Addictive Drugs - Benzodiazepines

by: Mike Miller

You may have heard this question before, but how many people do you know currently taking benzodiazepines? Because they are taken in pill form, odds are people all around you are taking them and you don’t know it.  I would venture to guess two or three of your acquaintances are using this prescription medication.

This is part of our blog series on addictive drugs. But what exactly are benzodiazepines and are they addictive?  Benzodiazepines are psychoactive drugs whose effects include acting as a sedative, hypnotic (sleep-inducing), anxiolytic (anti-anxiety), anticonvulsant, muscle relaxant and amnesic action. These properties make benzodiazepines useful in treating anxiety, insomnia, agitation, seizures, muscle spasms, alcohol withdrawal and as a premedication for medical or dental procedures.

Benzodiazepines are categorized as either short-, intermediate- or long-acting. Short- and intermediate-acting benzodiazepines are preferred for the treatment of insomnia; longer-acting benzodiazepines are recommended for the treatment of anxiety.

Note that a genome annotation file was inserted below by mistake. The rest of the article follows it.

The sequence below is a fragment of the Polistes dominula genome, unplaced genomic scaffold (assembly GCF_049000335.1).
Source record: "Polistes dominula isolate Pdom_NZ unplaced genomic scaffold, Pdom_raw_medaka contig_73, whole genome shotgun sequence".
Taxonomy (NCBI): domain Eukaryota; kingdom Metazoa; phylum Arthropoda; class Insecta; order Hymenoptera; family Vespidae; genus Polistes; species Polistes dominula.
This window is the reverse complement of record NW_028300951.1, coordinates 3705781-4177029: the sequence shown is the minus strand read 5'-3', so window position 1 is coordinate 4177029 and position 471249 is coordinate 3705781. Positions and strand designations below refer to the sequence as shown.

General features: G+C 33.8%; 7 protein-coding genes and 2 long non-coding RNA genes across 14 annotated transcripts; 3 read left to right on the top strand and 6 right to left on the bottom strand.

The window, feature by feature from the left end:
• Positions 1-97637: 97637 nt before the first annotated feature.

I can tell you from experience that I have known hundreds of alcoholics who give up alcohol and then become very addicted to benzodiazepines.

How addictive are they?

How about as addictive as tobacco and barbiturates?  An article in The Lancet compared the harm and addiction of 20 drugs, using a scale from 0 to 3 (with three being the most addictive substances like heroin) for physical addiction, psychological addiction, and pleasure to create a mean score for addiction.  Benzos scored 1.8 the same as two drugs previously mentioned in terms of physical addiction.  Benzodiazepines scored a 2.1 for psychological dependence, more than amphetamines and barbiturates and just less than tobacco.

Chlordiazepoxide (Librium) was the first benzodiazepine produced. Diazepam (Valium) was the next to be developed and until the early 1980s this was the most widely prescribed tranquillizer in the world. Today, newer benzodiazepines such as alprazolam (Xanax) and lorazepam (Ativan) account for most tranquillizer prescriptions.

While they no doubt hold some medicinal value, they are highly addictive and should be used in only extreme cases, and then only the care and guidance of a doctor with a strong knowledge of your personal health history.